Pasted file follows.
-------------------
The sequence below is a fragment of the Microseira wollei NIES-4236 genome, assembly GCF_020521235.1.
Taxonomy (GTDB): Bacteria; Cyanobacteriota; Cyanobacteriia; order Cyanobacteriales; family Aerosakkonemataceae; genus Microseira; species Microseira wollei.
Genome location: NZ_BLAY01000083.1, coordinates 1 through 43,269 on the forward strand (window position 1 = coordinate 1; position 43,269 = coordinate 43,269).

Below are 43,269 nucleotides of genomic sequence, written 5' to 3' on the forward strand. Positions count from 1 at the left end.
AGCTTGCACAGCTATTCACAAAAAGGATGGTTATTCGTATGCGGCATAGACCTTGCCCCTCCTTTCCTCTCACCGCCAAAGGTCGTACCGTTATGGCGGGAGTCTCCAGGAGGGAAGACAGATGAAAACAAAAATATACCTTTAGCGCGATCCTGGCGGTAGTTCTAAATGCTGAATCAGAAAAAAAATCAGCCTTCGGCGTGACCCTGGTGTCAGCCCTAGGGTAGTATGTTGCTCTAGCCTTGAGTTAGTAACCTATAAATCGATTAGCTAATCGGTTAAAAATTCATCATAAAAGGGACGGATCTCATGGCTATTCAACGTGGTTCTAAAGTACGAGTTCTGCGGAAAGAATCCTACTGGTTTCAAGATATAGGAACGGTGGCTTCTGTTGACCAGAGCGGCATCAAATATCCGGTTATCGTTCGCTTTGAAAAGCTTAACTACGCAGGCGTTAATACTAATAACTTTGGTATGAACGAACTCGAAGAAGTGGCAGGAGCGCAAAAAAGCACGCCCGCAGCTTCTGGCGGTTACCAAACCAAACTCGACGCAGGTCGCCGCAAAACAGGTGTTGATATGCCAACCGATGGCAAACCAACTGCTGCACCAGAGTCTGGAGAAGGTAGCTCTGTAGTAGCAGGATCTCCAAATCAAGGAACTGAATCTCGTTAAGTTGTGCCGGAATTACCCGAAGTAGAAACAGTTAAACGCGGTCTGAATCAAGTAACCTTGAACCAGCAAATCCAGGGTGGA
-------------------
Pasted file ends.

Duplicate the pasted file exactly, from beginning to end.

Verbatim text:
The sequence below is a fragment of the Microseira wollei NIES-4236 genome, assembly GCF_020521235.1.
Taxonomy (GTDB): Bacteria; Cyanobacteriota; Cyanobacteriia; order Cyanobacteriales; family Aerosakkonemataceae; genus Microseira; species Microseira wollei.
Genome location: NZ_BLAY01000083.1, coordinates 1 through 43,269 on the forward strand (window position 1 = coordinate 1; position 43,269 = coordinate 43,269).

Below are 43,269 nucleotides of genomic sequence, written 5' to 3' on the forward strand. Positions count from 1 at the left end.
AGCTTGCACAGCTATTCACAAAAAGGATGGTTATTCGTATGCGGCATAGACCTTGCCCCTCCTTTCCTCTCACCGCCAAAGGTCGTACCGTTATGGCGGGAGTCTCCAGGAGGGAAGACAGATGAAAACAAAAATATACCTTTAGCGCGATCCTGGCGGTAGTTCTAAATGCTGAATCAGAAAAAAAATCAGCCTTCGGCGTGACCCTGGTGTCAGCCCTAGGGTAGTATGTTGCTCTAGCCTTGAGTTAGTAACCTATAAATCGATTAGCTAATCGGTTAAAAATTCATCATAAAAGGGACGGATCTCATGGCTATTCAACGTGGTTCTAAAGTACGAGTTCTGCGGAAAGAATCCTACTGGTTTCAAGATATAGGAACGGTGGCTTCTGTTGACCAGAGCGGCATCAAATATCCGGTTATCGTTCGCTTTGAAAAGCTTAACTACGCAGGCGTTAATACTAATAACTTTGGTATGAACGAACTCGAAGAAGTGGCAGGAGCGCAAAAAAGCACGCCCGCAGCTTCTGGCGGTTACCAAACCAAACTCGACGCAGGTCGCCGCAAAACAGGTGTTGATATGCCAACCGATGGCAAACCAACTGCTGCACCAGAGTCTGGAGAAGGTAGCTCTGTAGTAGCAGGATCTCCAAATCAAGGAACTGAATCTCGTTAAGTTGTGCCGGAATTACCCGAAGTAGAAACAGTTAAACGCGGTCTGAATCAAGTAACCTTGAACCAGCAAATCCAGGGTGGA